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HomePeopleMotivationMotivation in action

Motivation in action

Motivation is a driving force within an individual to do something well. Motivation is particular to an individual so it is important to find out what factors drive each person. Some employees may be motivated by working in a team whereas others could be driven by a desire to make a difference.

Customer service involves all those activities designed to identify and satisfy customer needs. The company uses a simple customer satisfaction survey – the Enterprise Service Quality index (ESQi) – to find out how satisfied its customers are. It is based on two simple questions:

  • Were you completely satisfied with your rental experience at Enterprise?
  • Given the opportunity to return to Enterprise, would you?

Enterprise knows that to perform well on the ESQi it needs to have motivated employees. The company prides itself on providing superb customer service. Only highly motivated staff will provide this quality of service. Employees deal with customers face-to-face and by phone, email and online.

The culture at Enterprise supports customer service which excels and differentiates the business from that of its competitors. The term culture refers to typical ways of behaving in an organisation.  Enterprise is a big company that has the approach and feel of a small business. Each employee has an important role to play.  To understand how Enterprise continues to meet its financial and strategic objectives, it is necessary to understand the culture. 

The culture is based on having motivated people working every day to deliver the best service for customers. Customer satisfaction drives the growth of the business because this results in repeat custom, recommendations to other people and an enhanced reputation.

The term ‘motivation’ can be used to describe anything which causes people to accomplish more than they would otherwise achieve.

Maslow’s Hierarchy of Needs

These 8 factors fit closely with the theory of human resource development. For example,

  • safety – a need to feel secure, e.g. through job security or personal protective equipment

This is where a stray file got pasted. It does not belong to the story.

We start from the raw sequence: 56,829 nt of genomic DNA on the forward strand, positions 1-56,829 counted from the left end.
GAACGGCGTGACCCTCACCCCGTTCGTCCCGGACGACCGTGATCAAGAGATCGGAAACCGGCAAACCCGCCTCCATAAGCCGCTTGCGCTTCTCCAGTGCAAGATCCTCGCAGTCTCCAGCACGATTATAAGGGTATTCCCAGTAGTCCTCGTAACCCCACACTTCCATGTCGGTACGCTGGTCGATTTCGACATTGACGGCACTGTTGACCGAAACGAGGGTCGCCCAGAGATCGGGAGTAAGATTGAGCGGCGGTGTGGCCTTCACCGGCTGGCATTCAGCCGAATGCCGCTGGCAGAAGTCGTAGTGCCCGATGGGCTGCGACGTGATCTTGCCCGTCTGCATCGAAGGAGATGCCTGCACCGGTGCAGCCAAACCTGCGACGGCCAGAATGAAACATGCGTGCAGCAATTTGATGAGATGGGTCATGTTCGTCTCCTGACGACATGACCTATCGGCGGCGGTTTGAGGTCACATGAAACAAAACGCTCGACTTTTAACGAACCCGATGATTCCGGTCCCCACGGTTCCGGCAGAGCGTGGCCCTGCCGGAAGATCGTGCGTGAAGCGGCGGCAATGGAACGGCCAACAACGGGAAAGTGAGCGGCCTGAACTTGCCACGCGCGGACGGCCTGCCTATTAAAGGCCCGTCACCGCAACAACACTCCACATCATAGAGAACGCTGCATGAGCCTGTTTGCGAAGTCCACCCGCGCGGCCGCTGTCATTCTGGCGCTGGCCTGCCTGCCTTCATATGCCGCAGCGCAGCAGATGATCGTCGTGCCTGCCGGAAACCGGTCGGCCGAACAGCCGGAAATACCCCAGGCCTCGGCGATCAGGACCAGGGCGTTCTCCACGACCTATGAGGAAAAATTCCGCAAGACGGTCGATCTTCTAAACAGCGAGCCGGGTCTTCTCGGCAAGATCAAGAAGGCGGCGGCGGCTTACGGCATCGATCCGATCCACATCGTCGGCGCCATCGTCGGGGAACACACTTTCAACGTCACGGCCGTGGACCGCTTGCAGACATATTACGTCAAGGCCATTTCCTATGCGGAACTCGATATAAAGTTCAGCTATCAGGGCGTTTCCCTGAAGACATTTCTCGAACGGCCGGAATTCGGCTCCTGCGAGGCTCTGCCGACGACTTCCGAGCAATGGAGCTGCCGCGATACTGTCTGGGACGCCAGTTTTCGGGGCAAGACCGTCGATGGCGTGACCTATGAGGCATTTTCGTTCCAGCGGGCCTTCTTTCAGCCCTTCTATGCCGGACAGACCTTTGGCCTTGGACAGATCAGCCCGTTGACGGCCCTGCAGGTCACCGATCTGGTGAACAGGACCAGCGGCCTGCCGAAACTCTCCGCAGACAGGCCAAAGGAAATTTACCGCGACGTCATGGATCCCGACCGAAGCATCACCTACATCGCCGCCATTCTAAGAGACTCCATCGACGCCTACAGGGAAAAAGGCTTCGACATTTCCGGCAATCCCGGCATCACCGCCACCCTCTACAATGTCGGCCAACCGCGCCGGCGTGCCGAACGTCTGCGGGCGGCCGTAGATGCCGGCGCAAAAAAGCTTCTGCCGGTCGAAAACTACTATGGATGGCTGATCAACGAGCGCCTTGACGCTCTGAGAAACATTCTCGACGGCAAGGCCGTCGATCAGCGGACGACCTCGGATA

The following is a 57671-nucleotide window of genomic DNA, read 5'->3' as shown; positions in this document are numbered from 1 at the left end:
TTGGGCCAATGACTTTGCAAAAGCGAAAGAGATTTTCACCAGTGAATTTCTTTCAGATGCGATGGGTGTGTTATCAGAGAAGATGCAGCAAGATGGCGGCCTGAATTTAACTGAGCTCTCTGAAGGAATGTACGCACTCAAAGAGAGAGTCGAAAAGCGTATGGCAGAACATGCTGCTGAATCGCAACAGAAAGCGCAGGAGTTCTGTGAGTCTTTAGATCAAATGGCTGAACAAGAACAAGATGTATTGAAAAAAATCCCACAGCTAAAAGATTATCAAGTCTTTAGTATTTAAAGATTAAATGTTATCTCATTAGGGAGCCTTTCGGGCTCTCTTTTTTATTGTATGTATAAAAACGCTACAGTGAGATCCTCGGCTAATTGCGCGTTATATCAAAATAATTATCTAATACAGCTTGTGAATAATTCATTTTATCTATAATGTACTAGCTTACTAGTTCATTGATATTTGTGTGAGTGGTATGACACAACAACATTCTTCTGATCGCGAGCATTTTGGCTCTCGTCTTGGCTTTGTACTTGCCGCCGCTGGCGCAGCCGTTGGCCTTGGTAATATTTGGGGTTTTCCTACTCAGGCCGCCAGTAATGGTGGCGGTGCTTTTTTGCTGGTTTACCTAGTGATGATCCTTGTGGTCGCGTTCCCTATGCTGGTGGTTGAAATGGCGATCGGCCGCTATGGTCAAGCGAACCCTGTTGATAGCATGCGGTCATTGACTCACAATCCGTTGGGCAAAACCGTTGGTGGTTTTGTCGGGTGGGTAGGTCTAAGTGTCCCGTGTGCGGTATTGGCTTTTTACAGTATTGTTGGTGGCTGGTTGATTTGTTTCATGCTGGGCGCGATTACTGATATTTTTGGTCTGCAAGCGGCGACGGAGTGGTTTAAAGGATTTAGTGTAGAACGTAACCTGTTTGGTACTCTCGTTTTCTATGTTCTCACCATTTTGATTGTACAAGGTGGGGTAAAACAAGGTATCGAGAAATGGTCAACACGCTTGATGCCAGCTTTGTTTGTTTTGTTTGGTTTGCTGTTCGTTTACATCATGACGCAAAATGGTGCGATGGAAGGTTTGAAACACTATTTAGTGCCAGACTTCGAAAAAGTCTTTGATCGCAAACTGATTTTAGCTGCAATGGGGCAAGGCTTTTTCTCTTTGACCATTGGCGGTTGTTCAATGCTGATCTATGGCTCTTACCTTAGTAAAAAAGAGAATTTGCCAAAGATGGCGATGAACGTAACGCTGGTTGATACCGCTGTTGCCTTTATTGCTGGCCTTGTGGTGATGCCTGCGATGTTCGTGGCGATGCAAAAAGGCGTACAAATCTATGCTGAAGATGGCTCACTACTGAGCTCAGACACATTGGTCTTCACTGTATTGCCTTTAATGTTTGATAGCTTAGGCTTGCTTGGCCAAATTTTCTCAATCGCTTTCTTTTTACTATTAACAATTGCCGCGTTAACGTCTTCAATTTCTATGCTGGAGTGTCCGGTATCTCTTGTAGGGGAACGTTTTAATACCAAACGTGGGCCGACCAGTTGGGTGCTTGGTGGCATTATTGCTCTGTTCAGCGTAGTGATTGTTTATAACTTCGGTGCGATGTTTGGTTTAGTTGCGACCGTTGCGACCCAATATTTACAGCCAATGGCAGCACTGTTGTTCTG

• social – a need for affection, e.g. friendly work places based on trust, support and encouragement
  • self-esteem – a need for self-respect and the respect of others, e.g. recognition and promotion
  • self-actualisation – the opportunity for personal fulfilment, e.g. learning new skills and working towards personal goals.

John Stacy Adams- Equity Theory

In comparison, another researcher, John Stacey Adams, set out his Equity Theory. This states that employees will balance the effort they put into work (input) with the rewards they get from it (output). They then compare their own input-to-output ratio to what they perceive others’ to be. Adams’ theory suggests that employees will be motivated if they feel that they are being treated fairly in the workplace compared to their colleagues.

As part of its motivation programme, Enterprise managers are expected to ensure that employees are engaged and motivated by:

  • developing good relationships with their staff
  • providing the right materials, equipment and information
  • encouraging employees to identify personal development targets
  • recognising and rewarding good performance.

Enterprise also recognises that motivated employees benefit the company by:

  • working with passion
  • coming up with new innovative ideas
  • moving the company forward.
  • Clear communications – clear goals and expectations are set and plans are shared. Reasons for doing things are clearly explained so employees can see how they fit into the big picture.
  • Adequate resources – managers make sure that materials, equipment and information are provided and fit for purpose.
  • Encouragement employees are praised for getting things right. Frustrations and problems are acknowledged. The focus is on working towards goals.